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In order to perform at their best, your equestrian athlete needs to be able to access as much of their mobility as possible. Owners and caregivers will be happy to know that there are many options for improving range of motion in their horse.

Understanding the Horse’s Anatomy

Muscle stimulation begins with the nervous system, which produces acetylcholine, a neurotransmitter. Acetylcholine binds to sodium channels. The channels open and send sodium into muscle cells that cause them to move.

Before You Begin

Important: Before beginning any technique to improve mobility in your horse, it’s best to begin slowly and gently. This will help prevent you from causing them pain and also prevent their resistance to these techniques.

Learn Your Horse’s Body

It’s difficult to know where to begin with improving your horse’s mobility if you don’t know which areas need attention. Using your hands and fingertips to palpate their muscles will help you to identify problem areas.

Couple this with observation. Note how freely your horse moves in one direction vs. the other, at varying speeds, and observe restrictions when doing certain movements.

Mimic Current Movements

Ensure that techniques resemble your horse’s movements during training for easier adoption. Make sure that mobility movements are smaller than training movements to prevent pain due to over-flexing and help your horse improve their mobility gradually.

Consider Factors That Affect Mobility

All horses will have a different ability to respond to mobility exercises. Contributing factors include living conditions, environment, diet and nutrition, and age and fitness level.

Best Techniques to Improve Equestrian Mobility

Massage – This warms and oxygenates the muscles. It readies your horse for stretching. Blading or use of a massage roller are both great ways to help relax and prepare the back muscles.

Carrot stretch – When your horse has reached their treat, make sure they feel the stretch for several seconds, and then return slowly to the neutral position. If you notice struggle or deviation, return to those points and hold before increasing to a slight degree and then releasing.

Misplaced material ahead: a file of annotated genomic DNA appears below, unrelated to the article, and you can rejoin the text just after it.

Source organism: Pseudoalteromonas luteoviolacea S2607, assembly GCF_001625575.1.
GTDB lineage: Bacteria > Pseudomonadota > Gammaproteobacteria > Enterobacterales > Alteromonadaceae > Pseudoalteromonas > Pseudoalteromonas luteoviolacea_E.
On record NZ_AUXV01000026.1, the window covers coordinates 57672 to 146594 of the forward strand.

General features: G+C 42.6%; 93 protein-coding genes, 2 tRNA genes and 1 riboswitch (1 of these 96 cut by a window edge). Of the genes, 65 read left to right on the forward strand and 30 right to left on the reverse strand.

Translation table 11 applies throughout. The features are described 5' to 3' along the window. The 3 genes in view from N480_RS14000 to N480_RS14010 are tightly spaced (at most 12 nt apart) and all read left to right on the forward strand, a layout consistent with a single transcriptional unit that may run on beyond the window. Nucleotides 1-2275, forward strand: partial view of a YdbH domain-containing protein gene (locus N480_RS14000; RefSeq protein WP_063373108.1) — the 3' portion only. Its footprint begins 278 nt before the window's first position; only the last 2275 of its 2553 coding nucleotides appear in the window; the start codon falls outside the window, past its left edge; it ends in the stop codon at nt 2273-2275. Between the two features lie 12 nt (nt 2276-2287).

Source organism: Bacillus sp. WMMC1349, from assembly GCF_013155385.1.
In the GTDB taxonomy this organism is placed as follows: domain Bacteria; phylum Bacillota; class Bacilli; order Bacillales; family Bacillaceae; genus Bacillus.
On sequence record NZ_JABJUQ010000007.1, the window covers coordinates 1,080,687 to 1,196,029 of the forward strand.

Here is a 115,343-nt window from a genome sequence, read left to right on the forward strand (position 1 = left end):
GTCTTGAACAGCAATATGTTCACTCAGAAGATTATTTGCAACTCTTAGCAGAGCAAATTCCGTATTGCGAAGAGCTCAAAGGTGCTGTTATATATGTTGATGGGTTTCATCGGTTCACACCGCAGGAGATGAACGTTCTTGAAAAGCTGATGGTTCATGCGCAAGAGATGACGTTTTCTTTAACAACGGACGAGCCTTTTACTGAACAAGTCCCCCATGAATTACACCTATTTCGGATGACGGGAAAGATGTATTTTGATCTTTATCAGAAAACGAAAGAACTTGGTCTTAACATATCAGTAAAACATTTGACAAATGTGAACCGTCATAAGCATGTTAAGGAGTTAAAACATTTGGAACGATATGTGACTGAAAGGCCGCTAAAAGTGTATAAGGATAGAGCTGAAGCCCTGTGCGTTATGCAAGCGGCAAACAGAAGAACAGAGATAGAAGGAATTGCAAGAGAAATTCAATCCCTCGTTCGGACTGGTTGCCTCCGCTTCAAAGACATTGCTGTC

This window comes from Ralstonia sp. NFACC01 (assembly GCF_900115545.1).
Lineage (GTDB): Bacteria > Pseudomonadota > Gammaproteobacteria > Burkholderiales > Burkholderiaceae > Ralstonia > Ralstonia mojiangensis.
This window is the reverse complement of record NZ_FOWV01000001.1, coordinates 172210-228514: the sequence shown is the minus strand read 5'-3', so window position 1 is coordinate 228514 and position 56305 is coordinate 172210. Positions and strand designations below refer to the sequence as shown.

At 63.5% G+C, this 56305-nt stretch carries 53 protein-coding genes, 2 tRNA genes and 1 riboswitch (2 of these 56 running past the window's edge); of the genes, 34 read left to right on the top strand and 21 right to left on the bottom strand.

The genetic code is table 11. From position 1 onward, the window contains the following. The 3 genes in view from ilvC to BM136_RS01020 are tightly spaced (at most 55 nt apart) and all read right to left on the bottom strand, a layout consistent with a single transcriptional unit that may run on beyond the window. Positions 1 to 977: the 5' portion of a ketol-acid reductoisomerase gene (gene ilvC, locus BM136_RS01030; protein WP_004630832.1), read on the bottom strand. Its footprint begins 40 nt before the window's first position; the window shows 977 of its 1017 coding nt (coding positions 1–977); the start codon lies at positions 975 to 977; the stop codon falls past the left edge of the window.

Equine pelvic tilts – Apply light to moderate pressure from croup to hip joint on both sides at the same time, with the goal of engaging the hind end squarely. Correct uneven tilt with increased pressure with the hand their haunches move to.

Effective Physical Therapies

Hydrotherapy, or exercising in water, is a wonderful way to help your horse achieve maximum mobility.

Walking helps horses achieve better mobility through controlled exercise. Both hand-walking and the use of hose exercisers or treadmills help to promote overall fitness and muscle flexibility.

Inclines help to strengthen hind end muscles, and front and hind limb muscles can be activated by having your horse walk over ground poles.

Maintaining Mobility

Chiropractic care and acupuncture can help maintain spinal health and keep energy flowing to the muscles.

Whole-body vibration, or WBV improves circulation, stimulates the muscles, improves range of motion and also promotes healing. Horses that receive regular WBV enjoy a lower risk of injury and better performance.

Best Practices for Successful Mobility Maintenance

In order to achieve continued improvement in mobility, it’s critical to be consistent. As you notice their range of motion improving, slowly introduce deeper stretching and more challenging inclines and movements.

Regular veterinary visits will help keep your horse in top shape and allow the opportunity to identify and treat any conditions which may be interfering with mobility.

Don’t Forget About Yourself

It’s important for horse riders to improve their own mobility. Ensure clear communication with your horse by exercising your core muscles.

The ITB stretch helps you improve your riding experience. Lie on your back with both legs flat. Then lift one leg and let one knee drop over the opposite leg. Straighten this leg until you feel the stretch, hold for 10 deep breaths, and repeat on the other side.

The downward calf and ankle stretch helps you achieve a longer leg during horse riding. Stand and then fold at the hip with hands on the ground in an inverted V. Bend one knee while pushing the opposite heel toward the ground, repeating on the other side.

The lunge stretch helps you achieve an independent seat by loosening the hip flexors. Start by kneeling with a straight back, and bring your right leg forward until the knee is bent at 90 degrees and aligned with your ankle before sinking hips toward the ground.

The Albatross is an upper body solution for improving posture. Simply lie on the stomach, keeping feet on the floor, stretching arms to the sides, and then lift chest and arms together. Hold the stretch open for as long as possible.

horses muscle anatomy

Leading Equine Therapy Products

Full mobility contributes to your horse’s strength, performance, and well-being. As the inventors of WBV therapy, Vitafloor’s vibration floors and plates continue to benefit horses of all ages and fitness levels. As well, our exercises, massages, and solariums are used and endorsed by breeders, trainers, and veterinarians around the world.

Browse our collections to help your equine athlete achieve top condition!

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